There are two basic methods for determining the taxability of an item for sales and use tax and using either one has advantages and disadvantages. To understand this example, we’re going to talk about the taxability of apples and oranges in an imaginary tax jurisdiction where a grocer and megastore sell them to customers. In this sales tax jurisdiction, apples are taxable but oranges aren’t and both stores want to make sure they’re collecting and filing sales tax correctly. Since he’s a small grocer that carries a limited range of items, he’s only got around 300 or so UPC codes in his store. It’s relatively easy to keep track of it all and so he determines taxability by his UPC codes on the items he carries.
Apples have one rate and oranges have an exemption but he knows all of this information and uses it to collect and file his sales tax. The solution is just the right size for his store. Down the street, there’s a megastore with hundreds of thousands of UPC codes. There are so many aisles that a single one might contain as many UPC codes as the whole store of the grocer down the street. Apples and oranges are just one of many different taxability situations and it can be pretty tricky to determine them all. The sheer amount of data and amount of digital space that data takes up would be very costly for the megastore so they use a different system. In their general ledger, they have all the information they need about the taxability of apples and oranges because of the way they organize their purchasing. Instead of relying on hundreds of thousands of pieces of data, they rely on about 300 or so general ledger accounts that they use for purchasing different items of different taxability.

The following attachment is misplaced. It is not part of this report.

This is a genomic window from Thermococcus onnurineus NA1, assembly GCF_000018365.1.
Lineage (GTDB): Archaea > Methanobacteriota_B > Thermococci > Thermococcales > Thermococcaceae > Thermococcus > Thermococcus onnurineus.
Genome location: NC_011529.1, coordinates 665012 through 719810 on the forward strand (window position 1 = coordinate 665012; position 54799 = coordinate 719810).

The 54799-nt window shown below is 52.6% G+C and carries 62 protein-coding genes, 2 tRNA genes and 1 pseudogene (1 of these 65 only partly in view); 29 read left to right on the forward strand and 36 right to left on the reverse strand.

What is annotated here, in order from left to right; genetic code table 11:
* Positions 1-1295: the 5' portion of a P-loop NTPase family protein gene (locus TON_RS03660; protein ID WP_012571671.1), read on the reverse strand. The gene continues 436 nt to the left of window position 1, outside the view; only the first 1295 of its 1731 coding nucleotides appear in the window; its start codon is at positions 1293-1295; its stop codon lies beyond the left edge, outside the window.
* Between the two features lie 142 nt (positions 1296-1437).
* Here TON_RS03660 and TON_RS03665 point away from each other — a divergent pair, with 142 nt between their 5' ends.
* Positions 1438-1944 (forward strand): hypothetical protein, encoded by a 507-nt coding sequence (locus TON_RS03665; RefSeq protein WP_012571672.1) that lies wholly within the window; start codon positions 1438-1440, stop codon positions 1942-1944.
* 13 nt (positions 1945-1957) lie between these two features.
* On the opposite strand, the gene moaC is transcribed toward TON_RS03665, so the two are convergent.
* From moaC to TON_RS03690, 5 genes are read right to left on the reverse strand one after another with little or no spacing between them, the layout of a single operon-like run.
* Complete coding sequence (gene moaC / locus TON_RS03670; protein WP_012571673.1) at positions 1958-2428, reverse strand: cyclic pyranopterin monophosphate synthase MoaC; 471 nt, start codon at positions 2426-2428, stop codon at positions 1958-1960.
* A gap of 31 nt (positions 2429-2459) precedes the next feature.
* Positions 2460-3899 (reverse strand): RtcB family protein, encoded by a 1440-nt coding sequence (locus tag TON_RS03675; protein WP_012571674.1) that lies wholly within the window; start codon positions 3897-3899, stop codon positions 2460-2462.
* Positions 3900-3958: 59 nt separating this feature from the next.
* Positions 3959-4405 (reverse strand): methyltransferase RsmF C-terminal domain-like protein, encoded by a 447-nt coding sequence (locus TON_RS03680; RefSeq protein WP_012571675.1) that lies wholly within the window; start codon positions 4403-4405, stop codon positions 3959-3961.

These two examples are really simplified versions of how your company might determine taxability. It all comes down to the right-size solution for your data. UPCs can provide a lot of information about a product but can be burdensome and small stores might not have general ledger accounts. But the root of the issue really begins with how laws determine taxability. Laws look at the nature of the item and whether it’s taxable or not. For instance, you might have three or four different kinds of apples or oranges but the law sees all those varieties as the same. They are either taxable apples or exempt oranges in the eyes of the auditor. Whatever your solution to determine taxability, it should answer the ultimate question to determine tax rates: what is the nature of the item?